• (24) J. Castiñeiras and G. E. A. Matsas, Phys. Rev. D 62, 064001 (2000).
  • (25) L. C. B. Crispino, A. Higuchi and G. E. A. Matsas, Class. Quantum Grav. 17, 19 (2000).
  • (26) G. Gibbons, Commun. Math. Phys. 44, 254 (1975).
  • (27) P. R. Anderson, W. A. Hiscock and B. E. Taylor, Phys. Rev. Lett. 85, 2438 (2000); B. E. Taylor, W. A. Hiscock and P. R. Anderson, Phys. Rev. D 61, 084021 (2000).
  • (28) D. G. Boulware, Phys. Rev. D 11, 1404 (1975); 12, 350 (1975).
  • (29) P. Candelas, Phys. Rev. D 21, 2185 (1980); B. P. Jensen and P. Candelas, Phys. Rev. D 33, 1590 (1986); B. P. Jensen and P. Candelas, Phys. Rev. D 35, 4041 (1987).
  • (30) G. B. Arfken and H. J. Weber, Mathematical Methods For Physicists, (Academic Press, U.S.A., 1995).
  • (31) Modes with large can be thought as particles approaching the hole in a highly non-radial way (large impact parameter). Large values induce a large centrifugal barrier which cannot be overpassed classically by particles with low energies but still can be tunneled quantum mechanically by them. In order to consider lower angular momenta (and, thus, centrifugal barriers), we should take smaller values of .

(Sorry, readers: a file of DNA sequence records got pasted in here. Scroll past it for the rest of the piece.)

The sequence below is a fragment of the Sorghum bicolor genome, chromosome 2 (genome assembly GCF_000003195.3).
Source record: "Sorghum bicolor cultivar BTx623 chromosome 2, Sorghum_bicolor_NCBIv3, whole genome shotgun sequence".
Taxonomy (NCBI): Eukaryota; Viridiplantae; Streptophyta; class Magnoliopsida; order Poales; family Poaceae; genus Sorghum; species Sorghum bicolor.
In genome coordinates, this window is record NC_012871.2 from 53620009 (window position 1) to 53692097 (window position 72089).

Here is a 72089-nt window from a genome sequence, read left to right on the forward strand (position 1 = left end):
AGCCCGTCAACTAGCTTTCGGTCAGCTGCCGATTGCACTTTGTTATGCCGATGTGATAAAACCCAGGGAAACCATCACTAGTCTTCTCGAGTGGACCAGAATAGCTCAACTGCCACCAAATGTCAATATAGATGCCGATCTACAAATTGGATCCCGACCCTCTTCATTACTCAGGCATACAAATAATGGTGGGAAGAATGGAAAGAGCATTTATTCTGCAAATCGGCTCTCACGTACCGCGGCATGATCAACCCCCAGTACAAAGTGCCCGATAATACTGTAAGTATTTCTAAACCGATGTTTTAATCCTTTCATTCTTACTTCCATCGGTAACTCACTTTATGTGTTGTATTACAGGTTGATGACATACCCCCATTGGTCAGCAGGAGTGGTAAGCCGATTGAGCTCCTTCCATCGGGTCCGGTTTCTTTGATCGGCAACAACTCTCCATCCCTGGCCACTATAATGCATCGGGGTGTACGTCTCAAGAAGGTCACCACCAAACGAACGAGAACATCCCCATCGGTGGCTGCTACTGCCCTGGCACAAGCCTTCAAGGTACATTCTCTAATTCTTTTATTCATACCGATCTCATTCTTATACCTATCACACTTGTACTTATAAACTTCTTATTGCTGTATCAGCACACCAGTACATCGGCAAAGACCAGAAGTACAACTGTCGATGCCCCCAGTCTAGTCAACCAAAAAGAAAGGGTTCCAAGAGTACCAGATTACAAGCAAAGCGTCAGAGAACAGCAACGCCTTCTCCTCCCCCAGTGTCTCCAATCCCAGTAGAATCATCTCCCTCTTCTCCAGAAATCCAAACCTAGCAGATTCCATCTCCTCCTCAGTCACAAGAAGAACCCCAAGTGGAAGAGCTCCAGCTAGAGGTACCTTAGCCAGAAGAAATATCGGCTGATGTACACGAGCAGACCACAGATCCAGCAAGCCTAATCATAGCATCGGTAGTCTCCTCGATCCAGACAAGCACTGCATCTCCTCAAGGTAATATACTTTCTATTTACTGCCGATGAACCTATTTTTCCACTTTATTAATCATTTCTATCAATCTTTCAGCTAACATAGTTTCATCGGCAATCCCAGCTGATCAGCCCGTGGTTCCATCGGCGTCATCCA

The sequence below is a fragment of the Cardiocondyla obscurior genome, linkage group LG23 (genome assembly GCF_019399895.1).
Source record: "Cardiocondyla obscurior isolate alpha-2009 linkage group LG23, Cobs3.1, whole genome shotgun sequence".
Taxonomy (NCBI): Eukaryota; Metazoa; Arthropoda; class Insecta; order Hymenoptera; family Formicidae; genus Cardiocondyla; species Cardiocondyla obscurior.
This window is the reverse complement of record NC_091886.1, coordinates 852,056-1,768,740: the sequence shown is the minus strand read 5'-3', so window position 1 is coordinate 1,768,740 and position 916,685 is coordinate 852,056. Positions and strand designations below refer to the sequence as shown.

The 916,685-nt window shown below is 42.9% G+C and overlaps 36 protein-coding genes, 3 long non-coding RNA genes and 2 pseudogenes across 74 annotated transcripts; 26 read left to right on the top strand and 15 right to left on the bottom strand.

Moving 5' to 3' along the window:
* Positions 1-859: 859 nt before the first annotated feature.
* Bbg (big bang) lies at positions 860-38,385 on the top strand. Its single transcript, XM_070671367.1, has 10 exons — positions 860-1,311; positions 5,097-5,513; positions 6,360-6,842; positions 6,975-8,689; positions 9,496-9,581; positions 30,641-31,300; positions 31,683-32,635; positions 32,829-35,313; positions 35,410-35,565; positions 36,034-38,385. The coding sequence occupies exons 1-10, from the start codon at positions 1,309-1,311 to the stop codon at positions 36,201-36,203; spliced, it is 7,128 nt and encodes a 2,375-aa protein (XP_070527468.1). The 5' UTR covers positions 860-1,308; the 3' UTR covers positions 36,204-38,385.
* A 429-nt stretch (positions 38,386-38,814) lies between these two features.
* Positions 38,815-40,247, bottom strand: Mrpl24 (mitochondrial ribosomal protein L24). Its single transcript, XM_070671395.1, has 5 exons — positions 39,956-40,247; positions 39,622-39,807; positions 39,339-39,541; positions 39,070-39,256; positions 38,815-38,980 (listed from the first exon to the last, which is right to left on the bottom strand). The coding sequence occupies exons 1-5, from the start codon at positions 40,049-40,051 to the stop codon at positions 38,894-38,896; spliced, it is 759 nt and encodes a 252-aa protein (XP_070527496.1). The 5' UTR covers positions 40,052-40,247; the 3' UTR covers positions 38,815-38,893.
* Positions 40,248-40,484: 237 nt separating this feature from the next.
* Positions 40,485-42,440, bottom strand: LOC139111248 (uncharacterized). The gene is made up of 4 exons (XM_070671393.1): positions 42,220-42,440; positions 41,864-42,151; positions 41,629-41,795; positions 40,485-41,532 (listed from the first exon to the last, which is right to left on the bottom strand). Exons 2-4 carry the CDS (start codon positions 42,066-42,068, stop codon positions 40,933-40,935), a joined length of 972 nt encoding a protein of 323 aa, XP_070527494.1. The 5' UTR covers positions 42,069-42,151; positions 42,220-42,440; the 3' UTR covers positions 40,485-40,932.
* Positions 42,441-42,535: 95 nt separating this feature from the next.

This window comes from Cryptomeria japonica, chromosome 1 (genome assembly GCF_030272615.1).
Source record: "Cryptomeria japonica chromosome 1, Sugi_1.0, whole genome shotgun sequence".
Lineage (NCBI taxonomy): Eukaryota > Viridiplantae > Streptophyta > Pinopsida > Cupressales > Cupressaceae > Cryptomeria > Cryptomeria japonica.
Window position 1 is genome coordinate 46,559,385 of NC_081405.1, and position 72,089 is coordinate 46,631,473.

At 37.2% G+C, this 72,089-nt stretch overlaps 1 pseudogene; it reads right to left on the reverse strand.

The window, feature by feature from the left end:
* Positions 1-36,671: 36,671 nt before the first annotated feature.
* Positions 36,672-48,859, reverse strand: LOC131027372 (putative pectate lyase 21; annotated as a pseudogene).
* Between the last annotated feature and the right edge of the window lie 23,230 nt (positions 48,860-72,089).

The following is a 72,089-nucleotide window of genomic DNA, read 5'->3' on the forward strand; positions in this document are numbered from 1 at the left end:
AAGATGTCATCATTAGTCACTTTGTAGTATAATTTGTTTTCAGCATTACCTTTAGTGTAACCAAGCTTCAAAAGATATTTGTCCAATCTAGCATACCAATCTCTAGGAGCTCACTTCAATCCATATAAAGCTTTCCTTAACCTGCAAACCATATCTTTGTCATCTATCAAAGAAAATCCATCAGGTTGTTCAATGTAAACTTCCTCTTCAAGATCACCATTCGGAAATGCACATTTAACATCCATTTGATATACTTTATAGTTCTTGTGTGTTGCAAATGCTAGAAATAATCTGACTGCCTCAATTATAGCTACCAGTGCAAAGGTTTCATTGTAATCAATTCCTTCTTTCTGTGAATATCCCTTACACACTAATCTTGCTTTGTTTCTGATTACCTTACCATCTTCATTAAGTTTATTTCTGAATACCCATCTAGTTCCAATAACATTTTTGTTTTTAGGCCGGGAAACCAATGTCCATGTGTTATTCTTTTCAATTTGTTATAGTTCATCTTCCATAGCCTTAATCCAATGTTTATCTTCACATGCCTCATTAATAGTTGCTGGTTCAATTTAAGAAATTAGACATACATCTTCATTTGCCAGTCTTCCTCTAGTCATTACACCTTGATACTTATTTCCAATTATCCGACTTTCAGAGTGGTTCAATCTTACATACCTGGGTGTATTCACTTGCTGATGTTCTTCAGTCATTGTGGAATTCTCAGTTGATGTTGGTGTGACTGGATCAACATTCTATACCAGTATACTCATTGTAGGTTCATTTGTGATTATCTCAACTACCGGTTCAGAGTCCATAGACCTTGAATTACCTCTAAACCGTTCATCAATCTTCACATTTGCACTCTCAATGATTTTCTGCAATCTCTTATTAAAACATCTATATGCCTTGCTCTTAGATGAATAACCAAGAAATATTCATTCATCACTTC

• (32) J. Preskill, P. Schwarz, A. Shapere, S. Trivedi and F. Wilczek, Mod. Phys. Lett. A, 2353 (1991).
Comments 0
Request Comment
You are adding the first comment!
How to quickly get a good reply:
  • Give credit where it’s due by listing out the positive aspects of a paper before getting into which changes should be made.
  • Be specific in your critique, and provide supporting evidence with appropriate references to substantiate general statements.
  • Your comment should inspire ideas to flow and help the author improves the paper.

The better we are at sharing our knowledge with each other, the faster we move forward.
""
The feedback must be of minimum 40 characters and the title a minimum of 5 characters
   
Add comment
Cancel
Loading ...
316166
This is a comment super asjknd jkasnjk adsnkj
Upvote
Downvote
""
The feedback must be of minumum 40 characters
The feedback must be of minumum 40 characters
Submit
Cancel

You are asking your first question!
How to quickly get a good answer:
  • Keep your question short and to the point
  • Check for grammar or spelling errors.
  • Phrase it like a question
Test
Test description